Properly understood, Qualcomm merely applies classical antitrust analysis to SEPs in a meticulous, cautiously reasoned decision. Its essential premise is that an antitrust defendant vested with market power commits an antitrust offense when it misuses its market power either to (1) acquire or maintain a monopoly position or (2) restrain trade by prevailing on others to accept agreements that result in anticompetitive outcomes, such as supracompetitive prices, restricted output, inferior offerings, or the removal of innovative offerings from the market. Its specific findings abundantly show that Qualcomm engaged in precisely such conduct by misusing its SEPs. That is standard antitrust analysis.
Such a decision should not be controversial, let alone cause for the Division to publicly oppose the FTC in order to urge novel, ill-conceived arguments that smack of special pleading on behalf of Qualcomm.
- If we generally prefer competitive markets, oligopolies and monopolies should be narrowly tolerated only when they are acquired or maintained by procompetitive business practices. That outcome should persist only in markets whose economies of scale permit at most only a few firms to operate efficiently, and such markets must be monitored for anticompetitive abuses by public antitrust enforcers and/or industry-specific regulators.
- Only the FTC can invoke Section 5, which prohibits commercial practices that constitute inter alia (1) an antitrust offense; (2) an incipient antitrust offense; or (3) a violation of the “spirit” of the antitrust laws. If a federal district court finds that the defendant has violated Section 5, it has broad discretion to issue an injunction that prohibits or reforms the challenged conduct. See 15 U.S.C. § 45(a); Fed. Trade Comm’n v. Cement Inst., 333 U.S. 683, 693–94 92 (1948); E.I. du Pont de Nemours & Co. v. Fed. Trade Comm’n, 729 F.2d 128, 136–37 (2d Cir. 1984); Fed. Trade Comm’n v. Brown Shoe Co., 384 U.S. 316, 321.
- As explained above, in many industries industry-wide technical standards are often established by SSOs composed of various industry participants. A SSO’s published standards are typically treated as obligatory by all market participants in the industry and often are adopted by public regulatory authorities as legally binding regulations.
- The current head of the Division, Makan Delrahim, recused himself from the case, but the Division’s arguments in the case are the identical arguments that Mr. Delrahim has made on behalf of patentees over the course of his career.
- Qualcomm’s FRAND obligations were standard obligations: the primary role of an SSO is to establish industry-wide technical standards in a given industry. To this end, the SSO usually adopts patented technologies as its required standards. A patentee whose technologies have been adopted as mandatory standards usually must agree to license its patented technologies (i.e., its SEPs) on FRAND terms. The FRAND obligations are meant to ensure that the patentee does not misuse its SEP to monopolize or restrain trade unlawfully.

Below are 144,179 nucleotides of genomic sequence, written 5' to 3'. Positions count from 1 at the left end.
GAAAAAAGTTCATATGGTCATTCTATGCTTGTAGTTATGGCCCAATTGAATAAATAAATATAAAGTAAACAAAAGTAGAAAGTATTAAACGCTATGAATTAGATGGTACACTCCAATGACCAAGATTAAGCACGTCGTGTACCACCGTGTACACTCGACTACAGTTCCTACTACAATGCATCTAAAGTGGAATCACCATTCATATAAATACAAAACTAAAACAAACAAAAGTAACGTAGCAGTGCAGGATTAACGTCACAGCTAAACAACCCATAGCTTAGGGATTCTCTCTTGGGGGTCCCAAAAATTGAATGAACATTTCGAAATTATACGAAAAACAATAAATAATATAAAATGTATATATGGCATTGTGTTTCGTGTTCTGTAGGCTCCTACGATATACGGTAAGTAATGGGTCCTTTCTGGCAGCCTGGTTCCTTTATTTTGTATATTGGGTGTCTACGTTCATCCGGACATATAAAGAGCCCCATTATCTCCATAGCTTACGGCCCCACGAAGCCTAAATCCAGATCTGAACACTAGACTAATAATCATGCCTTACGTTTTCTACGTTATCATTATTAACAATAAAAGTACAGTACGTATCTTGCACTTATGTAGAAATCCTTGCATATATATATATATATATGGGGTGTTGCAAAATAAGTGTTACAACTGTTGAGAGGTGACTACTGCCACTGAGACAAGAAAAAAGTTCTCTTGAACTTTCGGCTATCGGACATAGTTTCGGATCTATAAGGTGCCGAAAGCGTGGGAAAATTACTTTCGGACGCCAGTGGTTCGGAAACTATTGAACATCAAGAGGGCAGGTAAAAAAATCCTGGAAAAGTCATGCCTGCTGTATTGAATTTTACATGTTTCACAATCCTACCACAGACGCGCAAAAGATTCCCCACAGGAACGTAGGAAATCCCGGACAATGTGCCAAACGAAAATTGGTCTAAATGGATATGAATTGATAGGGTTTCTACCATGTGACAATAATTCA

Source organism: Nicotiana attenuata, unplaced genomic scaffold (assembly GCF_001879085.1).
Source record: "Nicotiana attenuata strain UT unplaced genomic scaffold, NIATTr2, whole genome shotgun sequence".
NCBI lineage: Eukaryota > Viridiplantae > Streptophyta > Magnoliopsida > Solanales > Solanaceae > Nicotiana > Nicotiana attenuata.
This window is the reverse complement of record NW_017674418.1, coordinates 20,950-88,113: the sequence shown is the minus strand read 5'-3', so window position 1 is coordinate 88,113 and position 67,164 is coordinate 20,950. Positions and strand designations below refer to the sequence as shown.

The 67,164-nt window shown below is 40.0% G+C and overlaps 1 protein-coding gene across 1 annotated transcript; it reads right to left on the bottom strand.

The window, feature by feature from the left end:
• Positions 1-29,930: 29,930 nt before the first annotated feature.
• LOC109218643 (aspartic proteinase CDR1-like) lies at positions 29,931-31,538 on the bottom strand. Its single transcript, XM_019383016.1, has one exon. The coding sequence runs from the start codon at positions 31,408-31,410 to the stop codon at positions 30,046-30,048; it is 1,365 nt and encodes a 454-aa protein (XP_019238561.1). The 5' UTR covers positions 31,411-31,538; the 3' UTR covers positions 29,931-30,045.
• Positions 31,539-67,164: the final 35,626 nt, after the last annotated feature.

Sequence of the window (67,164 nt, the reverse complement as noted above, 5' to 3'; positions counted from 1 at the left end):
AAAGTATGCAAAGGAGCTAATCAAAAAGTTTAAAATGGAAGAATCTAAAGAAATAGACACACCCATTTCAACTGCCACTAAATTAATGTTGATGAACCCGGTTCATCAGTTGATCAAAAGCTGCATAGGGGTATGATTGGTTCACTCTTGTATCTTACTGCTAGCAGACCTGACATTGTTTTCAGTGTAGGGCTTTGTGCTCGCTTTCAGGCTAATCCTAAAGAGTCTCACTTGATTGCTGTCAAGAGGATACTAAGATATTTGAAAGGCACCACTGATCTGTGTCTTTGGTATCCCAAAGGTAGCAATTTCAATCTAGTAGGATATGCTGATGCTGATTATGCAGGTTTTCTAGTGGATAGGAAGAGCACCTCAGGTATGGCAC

- A private plaintiff must always show its own antitrust injury (i.e., that it was harmed by an anticompetitive aspect or effect of the defendant’s monopolizing conduct or restraint of trade), but the FTC need only prove that the defendant has committed actionable violations of Section 5 without making a furthing showing of antitrust injury.
- Any presumption of the SEP’s market power should be subject to the patentee’s right of rebuttal.
- Qualcomm agreed to the FRAND obligations in contracts that it made with two SSOs; under these contracts, other market participants are express third-party beneficiaries that have standing to sue for breach of the FRAND obligations so long as certain conditions are met.
- A patentee also commits unlawful monopolization if it acquires or maintains monopoly power by subjecting one or more rivals to baseless or fraudulent litigation for alleged patent infringment. See Handgards, Inc. v. Ethicon, Inc., 601 F.2d 986, 992, 994 (9th Cir. 1979). Nor may a group of patentees agree to enforce one another’s patents against others so that each of them can restrain or monopolize trade in its own market. See United States v. Singer Mfg. Co., 374 U.S. 174, 194–95 (1963).
- In contrast, a mere patent does not constitute presumptive proof of the patentee’s market power. See Illinois Tool Works Inc. v. Indep. Ink, Inc., 547 U.S. 28, 31 (2006).